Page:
Sunday, 5 May 2013

How you like me now ?

Mother and baby group - NCT image
"No, my NCT group didn't bond at all." It's the truth we don't tell isn't it ? We're supposed to say that they are the backbone of our friendship group. The ones who kept us sane during the baby bit and who we still have coffee with once a week even though Sabrina went back to her job straight away and Melanie and Mike (the nice ones) have twin babies now as well. Well my group didn't get on from the first meeting - we were all perfectly civil of course (we're not animals), but we weren't about to start meeting up for tea and baby chat and that was clear from the off.

I hadn't actually expressed this out loud until last Friday night. I met up with a friend I haven't seen for years - well not since she had the first of her two children - and we were trying to catch up on around 5 years in a few hours. We had a rapid and wide-ranging discussion that encompassed; our kids, our husbands, going back to work (or not), how long was it since we last saw each other ? the family support we have around us and the groups that we take our kids to. It was during this that she asked me if I had bonded with my NCT group and I uttered the words that you're just not supposed to say. Now, I realise that not all parents choose to go to the NCT pre-natal groups. If you do there is this mythology that they will become your best friends throughout the whole birth and after process and you'll be friends for life (well until you go back to work anyway).

illustrated images of family tree
Then it occurred to me that our parents didn't have this option and both my Mother and Mother-in-law have been very honest about how lonely it was raising their first child. Neither of them had family nearby to help and both of them were isolated and caring for a baby without having their own mother around to help or advise. Neither my nor Hubbie's family live nearby so we don't call on them for day to day childcare, but they have been massively helpful with raising our son. My sister still takes care of my boy which enables me to go to work knowing that he is with someone he loves and who loves him. As we are fortunate enough to have families that are pretty internet savvy we use Skype so that they can chat to our son and see him running around playing at home when we can't get to them in person.

We have a great relationship with our neighbours who are very kind to our boy and help us out with childcare so I haven't really felt the absence of that group support that the NCT gathering is renowned for providing. I'm not critical of the NCT, far from it I think it's great and the course we did was invaluable in teaching us so many things we had no idea we didn't know. In fact I still keep in touch with my tutor and have met up with her a few times as well as interviewing her on my radio show. The other parents though, were a different story. I think it comes down to the twin issues of Hubbie's disinterest in 'joining in' and my seeming incompetence at 'fitting in.' Hubbie isn't bothered about making pals with new people so he is friendly, but not trying too hard. Me, on the other hand, I'm trying far too hard. I offer to make tea for everyone, make crappy jokes intended to lighten the atmosphere and talk far too much. It's only when I see people glazing over at another 'interesting' bit of info I just had to share with the group that I realise I've done it again.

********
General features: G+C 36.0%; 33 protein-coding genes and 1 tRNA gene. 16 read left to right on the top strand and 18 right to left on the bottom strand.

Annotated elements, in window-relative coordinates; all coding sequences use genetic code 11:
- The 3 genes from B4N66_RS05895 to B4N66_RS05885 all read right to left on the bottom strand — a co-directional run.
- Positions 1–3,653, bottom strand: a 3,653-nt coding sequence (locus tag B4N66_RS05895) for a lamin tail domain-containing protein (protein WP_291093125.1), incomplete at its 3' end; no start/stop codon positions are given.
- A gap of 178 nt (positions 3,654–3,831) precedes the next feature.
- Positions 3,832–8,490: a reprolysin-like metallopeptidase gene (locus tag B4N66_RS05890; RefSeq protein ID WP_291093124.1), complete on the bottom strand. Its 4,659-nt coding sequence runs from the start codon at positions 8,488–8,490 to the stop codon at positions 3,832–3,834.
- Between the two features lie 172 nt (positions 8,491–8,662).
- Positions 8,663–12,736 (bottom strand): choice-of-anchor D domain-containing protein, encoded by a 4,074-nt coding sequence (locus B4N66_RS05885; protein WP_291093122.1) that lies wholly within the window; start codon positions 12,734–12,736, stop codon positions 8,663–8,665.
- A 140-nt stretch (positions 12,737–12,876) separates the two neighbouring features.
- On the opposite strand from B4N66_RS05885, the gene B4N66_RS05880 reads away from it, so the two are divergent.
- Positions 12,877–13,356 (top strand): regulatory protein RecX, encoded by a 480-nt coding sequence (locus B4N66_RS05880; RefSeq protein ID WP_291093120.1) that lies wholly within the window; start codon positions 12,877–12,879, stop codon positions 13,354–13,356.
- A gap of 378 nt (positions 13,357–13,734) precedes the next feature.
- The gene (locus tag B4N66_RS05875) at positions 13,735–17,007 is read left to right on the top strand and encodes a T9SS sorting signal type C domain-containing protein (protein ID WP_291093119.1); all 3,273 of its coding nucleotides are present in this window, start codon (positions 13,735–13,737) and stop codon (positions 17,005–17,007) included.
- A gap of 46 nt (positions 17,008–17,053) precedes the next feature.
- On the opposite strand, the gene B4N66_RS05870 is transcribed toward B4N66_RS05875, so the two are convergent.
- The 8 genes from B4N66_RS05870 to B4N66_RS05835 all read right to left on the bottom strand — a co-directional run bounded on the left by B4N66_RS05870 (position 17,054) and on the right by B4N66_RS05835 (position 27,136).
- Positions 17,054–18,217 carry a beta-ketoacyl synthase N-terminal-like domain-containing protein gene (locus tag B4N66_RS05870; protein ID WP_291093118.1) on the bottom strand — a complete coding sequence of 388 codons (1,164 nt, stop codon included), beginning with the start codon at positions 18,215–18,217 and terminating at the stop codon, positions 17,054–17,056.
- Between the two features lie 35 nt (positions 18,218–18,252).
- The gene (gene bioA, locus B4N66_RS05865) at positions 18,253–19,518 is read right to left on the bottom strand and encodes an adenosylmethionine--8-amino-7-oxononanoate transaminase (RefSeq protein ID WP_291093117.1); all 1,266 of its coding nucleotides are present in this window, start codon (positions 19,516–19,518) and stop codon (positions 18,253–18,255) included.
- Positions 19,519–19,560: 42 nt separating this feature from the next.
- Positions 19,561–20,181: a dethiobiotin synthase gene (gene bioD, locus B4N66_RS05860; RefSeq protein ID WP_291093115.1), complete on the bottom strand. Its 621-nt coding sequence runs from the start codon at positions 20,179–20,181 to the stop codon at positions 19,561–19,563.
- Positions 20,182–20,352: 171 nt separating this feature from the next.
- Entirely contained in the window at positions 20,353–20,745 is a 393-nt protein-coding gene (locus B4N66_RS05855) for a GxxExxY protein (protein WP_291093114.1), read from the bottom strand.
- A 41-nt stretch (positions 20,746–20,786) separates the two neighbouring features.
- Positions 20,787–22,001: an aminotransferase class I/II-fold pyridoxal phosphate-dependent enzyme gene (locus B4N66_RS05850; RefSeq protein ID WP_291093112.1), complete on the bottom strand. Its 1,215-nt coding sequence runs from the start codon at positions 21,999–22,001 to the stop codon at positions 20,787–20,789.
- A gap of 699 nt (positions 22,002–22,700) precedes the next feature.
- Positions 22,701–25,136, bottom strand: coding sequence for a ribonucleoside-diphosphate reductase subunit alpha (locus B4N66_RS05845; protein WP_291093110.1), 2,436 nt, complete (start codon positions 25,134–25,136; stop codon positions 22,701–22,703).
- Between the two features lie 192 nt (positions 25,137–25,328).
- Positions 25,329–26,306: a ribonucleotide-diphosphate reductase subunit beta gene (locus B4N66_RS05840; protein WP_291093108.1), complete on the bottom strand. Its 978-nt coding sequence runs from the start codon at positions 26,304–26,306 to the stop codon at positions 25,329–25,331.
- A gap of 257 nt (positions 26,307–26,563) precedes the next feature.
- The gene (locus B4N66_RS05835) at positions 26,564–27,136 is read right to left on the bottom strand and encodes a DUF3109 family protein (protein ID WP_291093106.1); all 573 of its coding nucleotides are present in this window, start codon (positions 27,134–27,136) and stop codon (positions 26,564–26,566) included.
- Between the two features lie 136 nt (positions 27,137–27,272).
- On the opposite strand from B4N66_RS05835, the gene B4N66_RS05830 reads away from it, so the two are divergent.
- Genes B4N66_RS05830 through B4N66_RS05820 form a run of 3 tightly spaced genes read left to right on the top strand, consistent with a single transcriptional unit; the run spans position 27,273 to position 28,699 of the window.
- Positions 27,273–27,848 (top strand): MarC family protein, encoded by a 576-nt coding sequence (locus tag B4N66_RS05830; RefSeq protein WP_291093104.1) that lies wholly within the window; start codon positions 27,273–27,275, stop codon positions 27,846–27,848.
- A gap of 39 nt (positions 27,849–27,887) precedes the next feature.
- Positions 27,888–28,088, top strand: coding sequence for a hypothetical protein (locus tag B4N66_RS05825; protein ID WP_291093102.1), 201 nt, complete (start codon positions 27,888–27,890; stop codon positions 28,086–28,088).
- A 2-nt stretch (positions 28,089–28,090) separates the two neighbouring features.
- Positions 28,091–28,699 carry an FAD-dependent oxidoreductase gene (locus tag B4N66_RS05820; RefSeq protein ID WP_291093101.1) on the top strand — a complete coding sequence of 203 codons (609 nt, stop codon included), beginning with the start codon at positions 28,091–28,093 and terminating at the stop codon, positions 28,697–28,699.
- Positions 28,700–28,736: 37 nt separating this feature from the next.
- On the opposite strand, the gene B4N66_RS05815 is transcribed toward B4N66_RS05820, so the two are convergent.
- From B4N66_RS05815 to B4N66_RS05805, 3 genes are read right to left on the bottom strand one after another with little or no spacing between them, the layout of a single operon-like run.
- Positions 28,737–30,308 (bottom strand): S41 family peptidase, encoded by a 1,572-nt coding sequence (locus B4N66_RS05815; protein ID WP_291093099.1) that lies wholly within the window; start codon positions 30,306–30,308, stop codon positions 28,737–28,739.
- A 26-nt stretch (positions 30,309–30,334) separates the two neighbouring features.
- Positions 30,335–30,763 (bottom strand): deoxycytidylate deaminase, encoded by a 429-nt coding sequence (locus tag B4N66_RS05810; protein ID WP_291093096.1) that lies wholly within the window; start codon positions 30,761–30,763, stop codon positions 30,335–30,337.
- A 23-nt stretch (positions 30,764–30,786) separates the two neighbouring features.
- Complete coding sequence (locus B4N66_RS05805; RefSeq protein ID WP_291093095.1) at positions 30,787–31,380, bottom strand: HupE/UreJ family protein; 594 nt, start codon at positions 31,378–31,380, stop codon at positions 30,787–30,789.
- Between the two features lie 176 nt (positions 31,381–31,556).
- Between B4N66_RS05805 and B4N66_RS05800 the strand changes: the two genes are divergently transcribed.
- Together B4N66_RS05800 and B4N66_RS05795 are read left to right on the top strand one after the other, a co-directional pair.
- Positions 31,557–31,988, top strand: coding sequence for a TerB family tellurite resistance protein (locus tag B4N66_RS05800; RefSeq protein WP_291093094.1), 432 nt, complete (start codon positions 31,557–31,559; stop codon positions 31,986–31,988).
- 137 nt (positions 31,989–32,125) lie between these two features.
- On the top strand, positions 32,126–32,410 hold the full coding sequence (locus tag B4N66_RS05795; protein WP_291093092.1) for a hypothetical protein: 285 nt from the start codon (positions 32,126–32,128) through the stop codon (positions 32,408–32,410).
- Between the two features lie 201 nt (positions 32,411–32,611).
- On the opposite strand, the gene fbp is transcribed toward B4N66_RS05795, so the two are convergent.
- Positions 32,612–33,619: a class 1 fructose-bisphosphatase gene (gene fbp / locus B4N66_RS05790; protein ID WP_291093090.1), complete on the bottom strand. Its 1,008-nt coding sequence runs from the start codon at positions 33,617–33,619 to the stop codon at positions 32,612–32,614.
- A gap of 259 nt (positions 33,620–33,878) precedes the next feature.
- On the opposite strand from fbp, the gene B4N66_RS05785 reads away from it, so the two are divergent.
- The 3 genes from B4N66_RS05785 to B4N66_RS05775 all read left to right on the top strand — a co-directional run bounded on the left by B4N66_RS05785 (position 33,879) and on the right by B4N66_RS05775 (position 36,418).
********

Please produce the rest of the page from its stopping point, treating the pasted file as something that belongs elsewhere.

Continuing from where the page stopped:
What I've always wished for is that effortless cool that I observe in others. Those folk who just ooze confidence and social magnetism and whose entourage hang on their every word. I always desperately wanted to be non-conformist as I knew I wasn't going to be part of the popular crowd. At school this meant making my own clothes (not all of them, just the crazy stuff like a puffball skirt that I'd seen on the Clothes Show), spending ages on decorating my nails and doing my hair differently every day. At university I went a whole other way and found a few groups that I could be part of - the university newspaper, the radio station and my friends who I went to gigs with and dressed the same as. The latter were also the friends I lived with and it was very confusing when the washing consisted of similar goth skirts, black tights and floaty tops only discernible by the different sizes.

image of my tweet from Gedge of the Wedding Present Now that I'm a grown up I have learned to embrace my conformism. I like it actually. I still talk too much and I still share too much. I still think that people who like me must have got it wrong. I slightly mistrust them for not knowing better.

So imagine how amazed I was that one of my Twitter followers is Dave Gedge of the band The Wedding Present. Then last night during a radio show I was presenting I tweeted him to say I was playing one of his songs and he tweeted this:

I'm not sure it makes me cool, but it does make me very happy indeed.

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